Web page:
Lately, we’ve been told the system is “broken,” but the truth is, it’s not. The “system” that has slowly been slipped back into place over the last 30 years – one supported by all Republicans and some CONservative Democrats – has cultivated exactly the economic environment it was designed to create – one where the rich own and run everything and everyone else is relegated to their “natural place” as cheap labor serfs who (hopefully) compliantly await their rewards in Heaven.
Since the rumblings that eventually became the Occupy Wall Street movement were heard, Republicans are feigning outrage and attempting to shame those who question the rigged system as lazy, envious and engaging in the “class warfare” Republicans themselves have inflicted on workers for generations. The true offenses have been committed against the workers who have simply been trying to live their lives in dignity despite the ruling class’ rapacious desire to exploit their lives for all they’re worth.
The fact is, the rich only whine about “class war” when the workers finally fight back. They know what they hoped the workers would never catch on to – that government policy as it stands primarily favors the rich and keeps the middle class and poor forever in the grips of their power.
As Jake Blumgart wrote for Truthout,
the rich “…are able to preserve their wealth from the forces that decimate the earning power of your average American. While government programs for working or jobless Americans are under constant attack, the state frequently intervenes on behalf of the rich, or at least lets them keep their earnings, tax free (leaving the rest of us to pick up the tab).
Republicans in Congress, and to a lesser extent the Obama administration, seem to believe that austerity is the best way to deal with our recessionary woes (despite all economic evidence to the contrary). Instead of unraveling the safety net, voters should consider all the ways the government aids and abets the one class of people who clearly don’t need help”
Blumgart lists 4 ways government policies blatantly favor the rich:
1. Protectionism for high-income professionals, free trade for everyone else
…But while many Americans are forced into low-wage work with no benefits, our doctors are thehighest paid in the world. (Every year the medical profession dominates the Forbes list of best paying jobs in the U.S.) How did this happen? They protected themselves from overseas competition…
2. Rich and own a big house? Here’s some money!
…Rich people have larger mortgages and higher income taxes. Therefore, they get the most out of their mortgage interest tax deductions. Households earning more than $250,000 annually enjoy 10 times the remuneration of households with income between $40,000 and $75,000. Those homeowners earning $30,000 basically get nothing (check out the chart). Those without the income to buy a home, or who just choose to rent, are probably a bunch of impoverished Communists anyway, so they don’t get a damn thing…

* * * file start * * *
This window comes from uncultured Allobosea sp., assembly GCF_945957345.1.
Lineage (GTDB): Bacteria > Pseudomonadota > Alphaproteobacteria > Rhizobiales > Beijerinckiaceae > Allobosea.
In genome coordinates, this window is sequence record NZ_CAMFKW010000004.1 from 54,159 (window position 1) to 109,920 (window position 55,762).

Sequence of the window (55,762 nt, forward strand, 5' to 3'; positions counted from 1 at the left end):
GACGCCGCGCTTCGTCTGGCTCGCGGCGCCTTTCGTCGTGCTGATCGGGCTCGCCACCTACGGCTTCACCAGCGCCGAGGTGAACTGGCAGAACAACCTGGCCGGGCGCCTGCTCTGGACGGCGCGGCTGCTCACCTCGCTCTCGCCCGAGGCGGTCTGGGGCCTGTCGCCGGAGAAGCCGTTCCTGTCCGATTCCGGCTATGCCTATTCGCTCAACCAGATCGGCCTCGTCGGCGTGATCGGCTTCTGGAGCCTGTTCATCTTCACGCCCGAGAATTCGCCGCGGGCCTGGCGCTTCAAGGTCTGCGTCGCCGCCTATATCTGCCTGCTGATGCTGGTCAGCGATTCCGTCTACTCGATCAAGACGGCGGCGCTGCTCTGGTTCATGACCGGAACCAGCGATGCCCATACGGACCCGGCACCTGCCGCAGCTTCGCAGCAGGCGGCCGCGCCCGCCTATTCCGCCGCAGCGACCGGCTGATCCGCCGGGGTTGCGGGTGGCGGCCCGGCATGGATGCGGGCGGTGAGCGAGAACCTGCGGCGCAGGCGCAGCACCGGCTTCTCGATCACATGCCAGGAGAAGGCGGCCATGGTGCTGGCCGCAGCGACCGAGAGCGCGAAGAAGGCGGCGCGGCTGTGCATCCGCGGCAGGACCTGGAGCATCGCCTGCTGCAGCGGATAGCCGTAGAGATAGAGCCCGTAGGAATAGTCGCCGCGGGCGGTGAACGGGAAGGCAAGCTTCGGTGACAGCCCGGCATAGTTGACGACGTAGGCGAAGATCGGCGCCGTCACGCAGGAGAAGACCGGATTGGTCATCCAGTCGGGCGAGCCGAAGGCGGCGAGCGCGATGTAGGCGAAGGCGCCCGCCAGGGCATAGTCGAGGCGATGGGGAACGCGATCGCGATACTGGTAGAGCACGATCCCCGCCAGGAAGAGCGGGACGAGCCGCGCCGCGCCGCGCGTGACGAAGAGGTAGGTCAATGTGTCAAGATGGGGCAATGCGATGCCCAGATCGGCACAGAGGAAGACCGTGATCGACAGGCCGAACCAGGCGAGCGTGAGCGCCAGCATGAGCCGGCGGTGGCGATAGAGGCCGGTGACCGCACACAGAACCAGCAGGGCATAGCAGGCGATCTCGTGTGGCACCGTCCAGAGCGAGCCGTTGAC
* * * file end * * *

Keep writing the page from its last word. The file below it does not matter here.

3. A sales tax for bread but not for bonds (or stocks or futures)
…Sales taxes, which disproportionately hit low-income families, are in force across the nation. Taxes on financial transactions, which would disproportionately affect the rich, barely exist…
4. Tired of payroll taxes? The wealthy aren’t because they don’t have to pay
…When most people get their paychecks, income taxes are taken out up front, before they ever get their hands on the money. Not so the super-rich, that blessed class of executives, movie actors, big business owners, hedgefund managers, and star athletes. Through a variety of byzantine loopholes, they get to pay their income taxes years, if not decades, in the future. (There’s no interest on this late payment either)…
read the entire article with expanded explanations here.
So… you’re not imaging things. Our entire system is rigged to keep the rich in their catbird seats, and to limit the power of the working class. It’s no accident that most societies throughout history have been defined by small pockets of vast concentrated wealth who run everything and a small mercantile (middle) class, ruling over large pools of cheap – and exploitable – labor.
As George Carlin famously said, “The upper class keeps all of the money, pays none of the taxes. The middle class pays all of the taxes, does all of the work. The poor are there… just to scare the shit out of the middle class. Keep ’em showing up at those jobs.”
As Thom Hartmann wrote in 2006,
“There is nothing “normal” about a nation having a middle class, even though it is vital to the survival of democracy.